BISMARK, N.D. - There has been a lot of attention on social media in recent days about a pipeline protest happening on an Indian reservation in North Dakota. However, its actually been going on for several months now.

Emily Olson is a graduate assistant at the American Indian Center at St. Cloud State University. She says finding a resolution is going to be difficult.

This pipeline was supposed to be near Bismark, and then when the people of Bismark said we don't want this around they said oh not a problem we'll just move it toward native land.  So I'm not sure a compromise can be reached. I can't see this ending anytime soon.

President Barack Obama says the U.S. Army Corps of Engineers is examining whether the Dakota Access oil pipeline can be rerouted to alleviate the concerns of American Indians.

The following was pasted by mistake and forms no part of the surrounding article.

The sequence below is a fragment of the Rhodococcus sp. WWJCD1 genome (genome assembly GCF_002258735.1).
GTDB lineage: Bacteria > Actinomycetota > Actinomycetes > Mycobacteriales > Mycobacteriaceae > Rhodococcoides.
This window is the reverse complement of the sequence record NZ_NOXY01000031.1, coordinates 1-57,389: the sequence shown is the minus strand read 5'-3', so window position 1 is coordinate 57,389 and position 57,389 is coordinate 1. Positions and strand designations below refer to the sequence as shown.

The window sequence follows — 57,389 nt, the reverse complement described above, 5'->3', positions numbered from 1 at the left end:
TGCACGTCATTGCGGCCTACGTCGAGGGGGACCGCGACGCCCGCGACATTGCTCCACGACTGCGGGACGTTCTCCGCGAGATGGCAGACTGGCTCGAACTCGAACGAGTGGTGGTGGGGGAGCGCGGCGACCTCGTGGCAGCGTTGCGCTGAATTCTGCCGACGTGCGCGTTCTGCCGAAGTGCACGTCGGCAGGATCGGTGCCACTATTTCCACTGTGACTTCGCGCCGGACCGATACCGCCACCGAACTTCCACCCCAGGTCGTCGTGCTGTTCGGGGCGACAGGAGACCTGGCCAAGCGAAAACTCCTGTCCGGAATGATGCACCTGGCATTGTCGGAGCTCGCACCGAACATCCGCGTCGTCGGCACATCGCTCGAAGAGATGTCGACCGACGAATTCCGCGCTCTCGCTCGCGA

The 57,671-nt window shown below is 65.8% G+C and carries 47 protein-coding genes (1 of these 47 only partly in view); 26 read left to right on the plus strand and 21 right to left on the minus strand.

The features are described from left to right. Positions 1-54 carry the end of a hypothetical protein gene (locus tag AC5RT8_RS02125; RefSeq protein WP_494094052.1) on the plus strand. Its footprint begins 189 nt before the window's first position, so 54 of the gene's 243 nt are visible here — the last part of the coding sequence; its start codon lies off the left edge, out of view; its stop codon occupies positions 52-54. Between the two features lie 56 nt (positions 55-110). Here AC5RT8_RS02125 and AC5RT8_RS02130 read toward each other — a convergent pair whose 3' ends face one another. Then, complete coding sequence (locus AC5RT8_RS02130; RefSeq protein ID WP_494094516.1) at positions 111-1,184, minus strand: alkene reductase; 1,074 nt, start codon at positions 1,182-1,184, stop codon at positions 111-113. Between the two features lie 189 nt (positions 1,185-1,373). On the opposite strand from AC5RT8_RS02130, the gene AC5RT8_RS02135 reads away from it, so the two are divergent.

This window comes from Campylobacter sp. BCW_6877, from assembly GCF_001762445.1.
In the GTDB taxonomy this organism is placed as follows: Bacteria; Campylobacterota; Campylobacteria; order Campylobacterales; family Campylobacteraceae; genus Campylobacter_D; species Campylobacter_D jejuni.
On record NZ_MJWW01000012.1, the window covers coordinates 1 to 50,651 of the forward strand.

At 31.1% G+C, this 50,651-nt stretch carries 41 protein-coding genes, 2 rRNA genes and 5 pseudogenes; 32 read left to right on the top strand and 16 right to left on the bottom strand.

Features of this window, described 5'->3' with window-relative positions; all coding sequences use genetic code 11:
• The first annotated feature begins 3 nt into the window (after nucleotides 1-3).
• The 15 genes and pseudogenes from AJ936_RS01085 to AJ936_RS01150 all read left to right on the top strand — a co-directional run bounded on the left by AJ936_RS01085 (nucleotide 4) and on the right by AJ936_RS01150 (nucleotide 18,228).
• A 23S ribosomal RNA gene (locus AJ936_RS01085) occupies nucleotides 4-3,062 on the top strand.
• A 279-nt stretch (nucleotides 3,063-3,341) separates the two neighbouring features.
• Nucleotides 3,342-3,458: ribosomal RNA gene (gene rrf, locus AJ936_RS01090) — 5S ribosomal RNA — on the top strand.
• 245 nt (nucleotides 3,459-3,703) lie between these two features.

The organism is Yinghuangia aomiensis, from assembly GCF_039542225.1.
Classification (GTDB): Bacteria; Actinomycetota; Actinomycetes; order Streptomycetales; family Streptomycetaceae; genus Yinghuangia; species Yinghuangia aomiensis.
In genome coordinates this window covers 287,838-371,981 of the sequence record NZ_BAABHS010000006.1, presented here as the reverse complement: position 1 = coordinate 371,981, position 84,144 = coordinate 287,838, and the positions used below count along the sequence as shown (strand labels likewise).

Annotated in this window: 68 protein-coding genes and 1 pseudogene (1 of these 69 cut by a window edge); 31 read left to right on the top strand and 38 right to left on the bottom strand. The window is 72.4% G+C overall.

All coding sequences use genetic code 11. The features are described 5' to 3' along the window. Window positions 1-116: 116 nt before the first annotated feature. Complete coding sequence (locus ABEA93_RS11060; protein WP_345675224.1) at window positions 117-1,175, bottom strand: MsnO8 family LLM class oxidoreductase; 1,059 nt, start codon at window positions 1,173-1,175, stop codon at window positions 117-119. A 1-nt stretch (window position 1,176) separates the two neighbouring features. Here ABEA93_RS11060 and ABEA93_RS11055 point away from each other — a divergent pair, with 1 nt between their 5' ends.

The Standing Rock Sioux tribe worries that the $3.8 billion pipeline from North Dakota to Illinois will threaten its drinking water and destroy sacred sites.

Olson brought supplies to the protesters from SCSU last month.

North Dakota has spent about $10 million so far policing the protest site.

The 1,200 mile pipeline from North Dakota to Illinois is largely complete outside of North Dakota.

The Associated Press contributed to this story.